****

Hard to Be a God (Alexei German, 2013)

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“God…If you exist…Please stop me.”

It was impossible, in the days leading up to seeing Hard to Be a God, not to think of it in terms of Tarkovsky. Sharing authors with Stalker, and a setting not unlike Andrei Rublev, I assumed I’d be on similar ground. Five minutes in, however, it became clear we were walking through a profoundly distinct territory.

Hard to Be a God is no Tarkovsky film. It is nastier, uglier, squelchier, more unforgiving, more visceral and with an entirely different philosophy of humanity as it perceives a world made of mud, shit, piss, and blood. Concepts of human dignity are met with undying cynicism, as we would expect better from animals than we see from these people (being not from Earth, their status as “human beings” falls into a degree of pedantic uncertainty, as well as a moral one).

We follow the stumbling journey of the scientist known mistakenly as Don Rumata, believed to be the son of a pagan god, navigating through the city of Arkanar, rendered a pogrom in a pigsty by a culture of brutal suppression of anything that gives the slightest nod towards Renaissance, as he engages in the strangest, adulterous relationship with this code of ethics that, above all, precludes him from interfering violently with the practices of this unnamed planet’s deranged inhabitants, eventually breaking it fully.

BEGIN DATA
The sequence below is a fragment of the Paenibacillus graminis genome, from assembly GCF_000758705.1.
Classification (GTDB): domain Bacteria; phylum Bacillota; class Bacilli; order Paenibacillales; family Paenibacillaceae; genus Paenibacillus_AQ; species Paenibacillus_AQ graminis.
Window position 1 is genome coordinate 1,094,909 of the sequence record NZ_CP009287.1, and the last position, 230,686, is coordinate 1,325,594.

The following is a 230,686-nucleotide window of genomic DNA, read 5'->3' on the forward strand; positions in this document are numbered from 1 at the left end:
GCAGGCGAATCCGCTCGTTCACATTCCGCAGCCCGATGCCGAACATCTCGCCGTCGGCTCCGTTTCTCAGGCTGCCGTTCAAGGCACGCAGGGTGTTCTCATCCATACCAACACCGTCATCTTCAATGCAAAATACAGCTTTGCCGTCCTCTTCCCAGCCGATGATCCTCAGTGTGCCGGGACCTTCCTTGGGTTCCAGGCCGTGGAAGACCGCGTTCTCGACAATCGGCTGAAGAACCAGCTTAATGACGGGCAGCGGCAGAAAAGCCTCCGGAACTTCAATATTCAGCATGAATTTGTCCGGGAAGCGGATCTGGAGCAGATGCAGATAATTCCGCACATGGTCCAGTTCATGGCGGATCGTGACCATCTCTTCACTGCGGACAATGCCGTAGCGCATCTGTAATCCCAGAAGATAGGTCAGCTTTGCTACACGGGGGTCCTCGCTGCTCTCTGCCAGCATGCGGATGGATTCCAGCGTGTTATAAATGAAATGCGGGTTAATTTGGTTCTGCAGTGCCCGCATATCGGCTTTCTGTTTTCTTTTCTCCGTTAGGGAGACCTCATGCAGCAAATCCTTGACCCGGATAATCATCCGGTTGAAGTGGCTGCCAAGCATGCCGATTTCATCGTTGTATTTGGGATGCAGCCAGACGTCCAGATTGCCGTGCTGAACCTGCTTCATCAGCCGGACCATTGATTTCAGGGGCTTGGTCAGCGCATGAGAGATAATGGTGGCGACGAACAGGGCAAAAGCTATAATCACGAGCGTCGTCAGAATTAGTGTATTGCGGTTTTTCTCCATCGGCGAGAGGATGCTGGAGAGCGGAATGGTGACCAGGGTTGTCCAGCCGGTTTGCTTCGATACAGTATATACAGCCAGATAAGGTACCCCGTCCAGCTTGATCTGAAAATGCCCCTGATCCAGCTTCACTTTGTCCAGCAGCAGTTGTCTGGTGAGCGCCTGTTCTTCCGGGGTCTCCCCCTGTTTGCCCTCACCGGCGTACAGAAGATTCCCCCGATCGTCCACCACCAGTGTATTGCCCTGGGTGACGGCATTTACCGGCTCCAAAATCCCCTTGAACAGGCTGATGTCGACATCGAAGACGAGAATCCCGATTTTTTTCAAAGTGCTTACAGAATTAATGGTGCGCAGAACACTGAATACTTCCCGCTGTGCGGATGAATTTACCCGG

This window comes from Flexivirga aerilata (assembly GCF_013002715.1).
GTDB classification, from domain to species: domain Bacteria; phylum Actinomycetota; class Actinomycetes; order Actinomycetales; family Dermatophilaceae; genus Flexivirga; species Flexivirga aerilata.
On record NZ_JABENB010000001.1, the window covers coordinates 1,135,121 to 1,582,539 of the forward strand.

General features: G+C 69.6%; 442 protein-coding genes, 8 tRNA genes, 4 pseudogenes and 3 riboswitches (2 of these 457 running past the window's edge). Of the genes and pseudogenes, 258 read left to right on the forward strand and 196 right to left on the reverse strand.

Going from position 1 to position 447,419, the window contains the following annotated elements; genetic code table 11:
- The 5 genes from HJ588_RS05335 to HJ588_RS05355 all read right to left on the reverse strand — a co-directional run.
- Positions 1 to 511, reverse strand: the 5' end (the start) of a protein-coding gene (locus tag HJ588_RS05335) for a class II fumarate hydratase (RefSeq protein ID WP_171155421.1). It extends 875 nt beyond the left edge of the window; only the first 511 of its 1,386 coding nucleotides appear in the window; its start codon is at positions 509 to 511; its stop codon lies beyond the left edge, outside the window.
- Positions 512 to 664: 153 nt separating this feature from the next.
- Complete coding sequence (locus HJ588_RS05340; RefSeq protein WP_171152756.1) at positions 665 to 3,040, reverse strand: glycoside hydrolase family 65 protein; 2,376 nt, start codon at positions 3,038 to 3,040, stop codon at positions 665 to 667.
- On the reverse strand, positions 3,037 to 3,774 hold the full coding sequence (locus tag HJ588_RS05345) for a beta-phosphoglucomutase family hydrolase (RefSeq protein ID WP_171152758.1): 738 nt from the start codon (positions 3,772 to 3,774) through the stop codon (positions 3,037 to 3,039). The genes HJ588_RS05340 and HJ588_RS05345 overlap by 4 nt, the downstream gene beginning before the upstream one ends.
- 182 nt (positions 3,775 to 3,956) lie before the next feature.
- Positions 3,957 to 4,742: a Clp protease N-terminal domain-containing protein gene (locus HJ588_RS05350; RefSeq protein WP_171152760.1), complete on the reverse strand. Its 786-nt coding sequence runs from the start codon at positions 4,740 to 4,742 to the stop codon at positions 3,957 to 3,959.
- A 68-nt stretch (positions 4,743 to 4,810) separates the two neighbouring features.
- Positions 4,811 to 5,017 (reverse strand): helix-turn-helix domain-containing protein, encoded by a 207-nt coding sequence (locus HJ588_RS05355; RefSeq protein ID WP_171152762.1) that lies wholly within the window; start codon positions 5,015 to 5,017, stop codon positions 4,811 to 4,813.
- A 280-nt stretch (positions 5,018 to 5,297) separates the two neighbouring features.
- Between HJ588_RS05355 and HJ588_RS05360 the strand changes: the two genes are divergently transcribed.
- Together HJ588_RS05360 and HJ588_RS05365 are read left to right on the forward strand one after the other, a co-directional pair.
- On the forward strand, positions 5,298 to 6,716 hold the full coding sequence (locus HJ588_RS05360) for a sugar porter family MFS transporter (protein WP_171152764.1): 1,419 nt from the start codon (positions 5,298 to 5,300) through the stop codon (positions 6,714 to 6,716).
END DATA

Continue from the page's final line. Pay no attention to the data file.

As primitivists, who drown letter-writers in latrines, clash with zealots who lacquer hanged men, opposing factions mirror and seem to blend into one another. Major political shifts seem to take place, invisibly within ellipses, and throwaway lines relating to incomplete abstracts seem to repeat endlessly. This world seems devoid of linearity, and we as spectators and Rumata too seem to feel trapped in a state of defeatist, relentless perpetuity – an inescapable present tense of brutal squalor.

Hard to Be a God offers not a satisfying story, but a deeply astute insight into just how unsatisfying it may be for God to oversee and interact with us, after all. This film is a direct line to the ultimate thankless task that perhaps warrants more comparisons to the sisyphean angst of Woman of the Dunes or the woefully determined reparative violence of The Virgin Spring than the earnest spiritualism of the better known master of Russian cinema. This is a film very much worth watching, just don’t expect to leave happy.

****1/2